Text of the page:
Directed by Daniel Kwan and Daniel Scheinert (Swiss Army Man) — Screenplay by Daniel Kwan and Daniel Scheinert.
It is exceedingly rare to find new original and genuinely inventive films made in the American film industry that also find an audience and make a lot of money at the box office. In that regard, already on paper, writer-director-duo Daniel Kwan and Daniel Scheinert — often referred to as the Daniels — have made a special surprise hit and something to be treasured. But it isn’t just special on paper. Everything Everywhere All At Once is an inspired and unique original film that captures Hollywood’s latest obsession at the right time and is a truly exceptional transportive and moving cinematic experience.
Directed by Sam Raimi – Screenplay by Michael Waldron.
Let’s be honest here. The Marvel Cinematic Universe (MCU), arguably the most popular film series of our current time, is really more a series than a selection of films. Martin Scorsese has referred to superhero films like those as theme park rides (which I still contend isn’t as dismissive as it has been received by the internet), and, with its cliffhangers, easter eggs, references, and overarching character arcs, it is becoming increasingly difficult for these films to stand on their own. Some of these Marvel movies, for better or worse, don’t even try to stand on their own (like Avengers: Age of Ultron). Doctor Strange In the Multiverse of Madness is one of those films.
Directed by Tom Gormican – Screenplay by Tom Gormican and Kevin Etten.
Nicolas Cage is incredible. He’s a legend. This film’s opening states as much. It is true, though. The Academy Award winner may have done a lot of cheaper straight-to-video B-films over the course of more than the last decade, but the star with a cult following has remained a wildly entertaining thespian through it all, and he hasn’t lost a step, like Michael Sarnoski’s Pig, from last year, proved. The Unbearable Weight of Massive Talent may not ultimately earn Cage as many critical accolades as the aforementioned Sarnoski film did, but it is a great comedic tribute to Cage, as well as a reminder to audiences all around the world that he’s still here, he never went anywhere, and he’s as entertaining as ever.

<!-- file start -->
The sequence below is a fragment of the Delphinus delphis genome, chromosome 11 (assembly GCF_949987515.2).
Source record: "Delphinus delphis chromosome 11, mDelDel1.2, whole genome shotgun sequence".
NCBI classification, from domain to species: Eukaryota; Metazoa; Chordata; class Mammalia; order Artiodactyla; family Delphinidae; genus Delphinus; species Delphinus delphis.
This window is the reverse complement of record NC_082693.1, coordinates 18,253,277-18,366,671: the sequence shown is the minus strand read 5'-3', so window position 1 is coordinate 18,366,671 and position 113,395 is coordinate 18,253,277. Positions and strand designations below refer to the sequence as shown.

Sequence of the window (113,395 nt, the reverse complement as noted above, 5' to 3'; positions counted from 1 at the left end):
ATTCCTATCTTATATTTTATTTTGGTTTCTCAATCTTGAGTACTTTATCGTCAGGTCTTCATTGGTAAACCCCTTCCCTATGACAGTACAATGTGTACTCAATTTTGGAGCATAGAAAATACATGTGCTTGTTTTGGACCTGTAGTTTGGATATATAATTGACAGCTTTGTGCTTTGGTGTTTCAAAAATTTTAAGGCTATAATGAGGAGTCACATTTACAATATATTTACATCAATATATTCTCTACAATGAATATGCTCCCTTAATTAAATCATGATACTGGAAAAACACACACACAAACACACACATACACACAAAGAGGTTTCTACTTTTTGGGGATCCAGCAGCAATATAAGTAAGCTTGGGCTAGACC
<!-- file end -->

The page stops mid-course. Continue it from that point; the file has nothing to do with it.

Directed by Toby Meakins – Screenplay by Simon Allen.
This is the kind of film that, not too long ago, would’ve been the kind of horror picture that could be released in theaters and earned quite a bit of money, like Jeff Wadlow’s Truth or Dare, which this film reminded me of at times. Who knows, maybe it could’ve even done that right now in a post-lockdown America. We will never know because instead of being released theatrically this nostalgic tech-focused horror film was released without much fanfare on Netflix on April 15th. If you like those kinds of gimmicky horror films, then this might be the kind of film that you’d like to put on. But, with that having been said, I cannot recommend this fairly disposable horror feature, in spite of its relatively short 84-minute runtime.
Directed by Robert Eggers (The Witch) – Screenplay by Robert Eggers & Sjón.